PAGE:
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not a cyclical thing. but no, air travel in general is very safe and it's certainly much safer than actually traveling by car or by bus or train. so, you know, fliers should not be nervous about getting up in the air, especially in 2013. >> okay, here's what makes a lot of fliers nervous, and that is the cost of flying. are we going to continue to see prices to rise? i've been shocked at the cost of just one 1 1/2-hour flight, $400 or $500 in some cases. >> you know, i think the big question in the air is consolidation within the airline industry. i think the big word on the street is whether american airlines, who's currently in bankruptcy, is going to actually merge with us airways. a lot of people think that's going to happen. and you know, the less airlines out there, the less competition, and you know, one would think higher airfares. but i have to say, lately, especially within the last quarter of 2012, airfares did actually come down a little bit compared to last year. i know i fly frequently from new york to los angeles, and
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airfares were around $250 roundtrip if you book in advance, so it's all about booking in advance and using your frequent flyer miles and just being savvy and leveraging social media to get the cheapest fare. >> so, if you can, absolutely book ahead and maybe plan a little getaway. you're about to release your top ten interesting travel destinations for 2013 on your blog, and i want to go over a couple of them. let me start with the african nation of namibia. >> yes. namibia rose to fame with angelina jolie adopting a child. and you know, last year and especially going forward, it's little bit expensive to go on safari, but more and more people are actually traveling to africa. it's absolutely safe, it's stunning. so, if you've got a little extra cash to spare, if you're one of those people the office calf cliff fiscal cliff is not going to hit you hard, a safari vacation, hitting up namibia, south africa's amazing, it's a trip of a lifetime. i'm actually going to south africa on friday. i can't wait. >> oh, a lot of us are jealous about that. for those who want a little winter getaway, you recommend
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puerto rico. >> puerto rico is hot right now. the island right off of puerto rico, vieces. it used to be a u.s. military base, and within the last couple years, it's really been booming. there's a lot of different bed and breakfasts. "w" hotels known for swanky resorts just built a property there a couple years ago. i went last year and it's absolutely beautiful. there's a bioluminescent bay -- >> a bioluminescent bay? >> yeah, you can go kayaking, and every time you put your kayak in the water, the organisms in the water light up blue at night. it's absolutely spectacular. >> and let me finally finish with one that may surprise some people, but you're recommending also the american south. i'm a big new orleans fan. >> new orleans is amazing for the food. and actually, one of my favorite cities is asheville, north carolina. it's got a booming food scene. some people call it the san francisco of the east coast. so, for those people who, you know, may not have the cash to go abroad, there are plenty of amazing destinations within the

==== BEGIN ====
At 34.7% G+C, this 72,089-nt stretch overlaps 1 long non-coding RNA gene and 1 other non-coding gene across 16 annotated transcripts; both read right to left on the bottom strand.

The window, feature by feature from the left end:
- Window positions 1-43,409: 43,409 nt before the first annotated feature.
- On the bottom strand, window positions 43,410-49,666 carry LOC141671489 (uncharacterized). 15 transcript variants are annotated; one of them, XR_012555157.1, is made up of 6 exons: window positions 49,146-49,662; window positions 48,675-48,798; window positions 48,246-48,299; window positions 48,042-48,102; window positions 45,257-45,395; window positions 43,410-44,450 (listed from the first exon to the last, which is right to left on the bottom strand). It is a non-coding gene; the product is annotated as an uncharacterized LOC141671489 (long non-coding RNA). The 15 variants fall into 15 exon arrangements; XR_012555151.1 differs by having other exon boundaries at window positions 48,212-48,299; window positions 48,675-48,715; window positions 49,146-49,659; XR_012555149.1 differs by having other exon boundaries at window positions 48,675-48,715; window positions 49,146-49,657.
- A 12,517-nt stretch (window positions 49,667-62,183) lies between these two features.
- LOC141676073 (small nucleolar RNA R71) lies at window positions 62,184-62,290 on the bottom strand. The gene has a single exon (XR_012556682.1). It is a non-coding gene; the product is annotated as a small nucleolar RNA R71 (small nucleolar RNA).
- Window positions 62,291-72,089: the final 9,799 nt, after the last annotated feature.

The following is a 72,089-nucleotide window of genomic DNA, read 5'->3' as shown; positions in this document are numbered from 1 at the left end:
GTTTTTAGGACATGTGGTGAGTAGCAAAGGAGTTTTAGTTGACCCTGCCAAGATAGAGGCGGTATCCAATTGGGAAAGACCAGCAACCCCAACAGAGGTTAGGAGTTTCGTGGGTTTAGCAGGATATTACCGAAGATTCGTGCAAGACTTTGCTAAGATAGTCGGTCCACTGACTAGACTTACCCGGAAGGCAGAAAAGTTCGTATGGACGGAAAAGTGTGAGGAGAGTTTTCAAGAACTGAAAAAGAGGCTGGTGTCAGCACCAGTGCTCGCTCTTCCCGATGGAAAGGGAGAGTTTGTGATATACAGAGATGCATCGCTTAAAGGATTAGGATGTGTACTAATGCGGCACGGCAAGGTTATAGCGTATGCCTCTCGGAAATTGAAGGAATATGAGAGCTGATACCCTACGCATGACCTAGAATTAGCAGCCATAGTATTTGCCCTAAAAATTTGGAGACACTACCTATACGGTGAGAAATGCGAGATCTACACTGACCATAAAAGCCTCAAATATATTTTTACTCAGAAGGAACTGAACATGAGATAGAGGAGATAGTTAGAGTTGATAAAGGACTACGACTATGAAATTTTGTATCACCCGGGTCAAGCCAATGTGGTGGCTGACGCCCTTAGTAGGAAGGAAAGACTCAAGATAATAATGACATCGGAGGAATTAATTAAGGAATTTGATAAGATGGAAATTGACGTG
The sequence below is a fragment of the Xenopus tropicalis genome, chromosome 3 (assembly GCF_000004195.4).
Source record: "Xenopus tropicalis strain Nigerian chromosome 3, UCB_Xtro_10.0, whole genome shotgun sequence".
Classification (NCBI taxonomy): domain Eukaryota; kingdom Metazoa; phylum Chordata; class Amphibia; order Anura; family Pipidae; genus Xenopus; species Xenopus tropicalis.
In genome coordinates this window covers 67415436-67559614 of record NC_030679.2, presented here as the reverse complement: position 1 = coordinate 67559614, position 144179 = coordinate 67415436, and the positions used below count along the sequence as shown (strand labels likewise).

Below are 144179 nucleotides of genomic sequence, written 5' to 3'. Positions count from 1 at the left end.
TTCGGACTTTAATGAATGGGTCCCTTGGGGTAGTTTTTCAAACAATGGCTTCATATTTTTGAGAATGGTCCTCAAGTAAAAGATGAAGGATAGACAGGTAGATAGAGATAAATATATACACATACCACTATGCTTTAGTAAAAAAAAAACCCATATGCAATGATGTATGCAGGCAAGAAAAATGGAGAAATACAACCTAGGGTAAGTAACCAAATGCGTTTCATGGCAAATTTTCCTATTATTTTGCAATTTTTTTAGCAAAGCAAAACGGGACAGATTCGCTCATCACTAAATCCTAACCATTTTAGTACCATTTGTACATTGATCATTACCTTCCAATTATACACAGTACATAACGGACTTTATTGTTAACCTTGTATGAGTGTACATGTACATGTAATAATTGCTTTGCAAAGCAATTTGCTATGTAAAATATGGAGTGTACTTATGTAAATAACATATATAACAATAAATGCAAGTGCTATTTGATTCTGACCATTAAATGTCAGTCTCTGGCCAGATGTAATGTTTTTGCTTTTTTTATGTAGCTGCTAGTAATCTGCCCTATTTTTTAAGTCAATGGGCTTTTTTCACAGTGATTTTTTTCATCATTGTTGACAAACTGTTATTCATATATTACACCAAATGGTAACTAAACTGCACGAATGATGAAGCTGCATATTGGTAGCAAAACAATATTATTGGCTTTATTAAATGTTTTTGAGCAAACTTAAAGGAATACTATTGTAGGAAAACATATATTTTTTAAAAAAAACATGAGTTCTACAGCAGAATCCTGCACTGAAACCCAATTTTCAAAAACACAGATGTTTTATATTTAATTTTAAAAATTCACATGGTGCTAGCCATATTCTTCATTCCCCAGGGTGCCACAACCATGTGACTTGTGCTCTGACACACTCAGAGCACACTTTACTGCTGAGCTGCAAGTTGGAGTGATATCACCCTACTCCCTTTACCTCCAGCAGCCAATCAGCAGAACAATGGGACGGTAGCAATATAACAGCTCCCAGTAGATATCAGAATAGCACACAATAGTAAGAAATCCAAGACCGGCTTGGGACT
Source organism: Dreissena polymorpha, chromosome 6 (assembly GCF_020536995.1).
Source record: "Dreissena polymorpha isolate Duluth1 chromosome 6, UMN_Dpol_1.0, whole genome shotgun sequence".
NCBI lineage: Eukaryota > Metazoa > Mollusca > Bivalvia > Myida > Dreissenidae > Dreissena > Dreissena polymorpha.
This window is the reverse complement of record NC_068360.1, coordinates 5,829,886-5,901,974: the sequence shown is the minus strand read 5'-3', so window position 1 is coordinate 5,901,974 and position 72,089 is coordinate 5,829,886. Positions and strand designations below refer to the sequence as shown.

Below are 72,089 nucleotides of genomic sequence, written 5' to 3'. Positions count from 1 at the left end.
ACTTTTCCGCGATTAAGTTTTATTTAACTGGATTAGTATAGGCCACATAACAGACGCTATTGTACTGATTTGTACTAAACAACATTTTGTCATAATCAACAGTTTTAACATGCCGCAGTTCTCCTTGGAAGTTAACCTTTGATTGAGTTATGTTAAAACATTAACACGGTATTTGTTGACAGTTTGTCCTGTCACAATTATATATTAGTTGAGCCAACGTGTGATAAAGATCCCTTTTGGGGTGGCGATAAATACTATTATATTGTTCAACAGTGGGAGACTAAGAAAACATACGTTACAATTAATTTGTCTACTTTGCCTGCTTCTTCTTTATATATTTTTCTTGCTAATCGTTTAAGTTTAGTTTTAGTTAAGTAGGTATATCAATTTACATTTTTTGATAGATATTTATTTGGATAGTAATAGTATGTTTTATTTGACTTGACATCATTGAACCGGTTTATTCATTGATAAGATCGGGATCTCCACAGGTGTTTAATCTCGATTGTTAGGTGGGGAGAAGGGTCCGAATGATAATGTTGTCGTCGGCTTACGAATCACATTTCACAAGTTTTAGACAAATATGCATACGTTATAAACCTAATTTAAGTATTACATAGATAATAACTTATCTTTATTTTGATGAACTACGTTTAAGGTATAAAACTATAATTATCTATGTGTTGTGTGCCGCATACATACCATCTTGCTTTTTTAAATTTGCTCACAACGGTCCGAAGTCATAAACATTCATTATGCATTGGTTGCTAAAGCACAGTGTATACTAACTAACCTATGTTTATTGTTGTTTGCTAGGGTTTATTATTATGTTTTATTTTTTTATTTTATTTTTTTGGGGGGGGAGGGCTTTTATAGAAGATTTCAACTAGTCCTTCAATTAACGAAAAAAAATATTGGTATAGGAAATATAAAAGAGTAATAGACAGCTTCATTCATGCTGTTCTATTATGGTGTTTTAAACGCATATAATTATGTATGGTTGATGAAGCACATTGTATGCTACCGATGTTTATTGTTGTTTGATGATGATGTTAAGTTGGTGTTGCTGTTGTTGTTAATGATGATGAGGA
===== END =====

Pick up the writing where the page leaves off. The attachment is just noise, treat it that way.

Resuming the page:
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u.s., including charleston, south carolina, as well. >> and we can find your whole list on thepointsguy.com. brian kelly, thanks so much for coming in. happy new year. >> happy new year. and coming up, the fiscal cliff showdown. did the president's midday presser hurt or help the down-the-wire negotiations? and the latest on the prognosis for secretary of state hillary clinton, who rang in the new year in a new york hospital. [ male announcer ] kids grow up in no time... marie callender's turkey breast with stuffing is a great reason to slow down. creamy mash potatoes, homestyle gravy and 320 calories. marie callender's. it's time to savor.
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with vice president joe biden acting as the closer, this country is one step closer to getting a fiscal deal done. after the senate vote, the president warned house republicans not to stand in the way. "while neither democrats nor republicans got everything they wanted, this agreement is the right thing to do for our country and the house should pass it without delay." kristen welker is nbc's white house correspondent. kristen, good morning and happy new year to you. what's the white house expecting today? >> reporter: good morning and happy new year to you, chris. well, i think they are feeling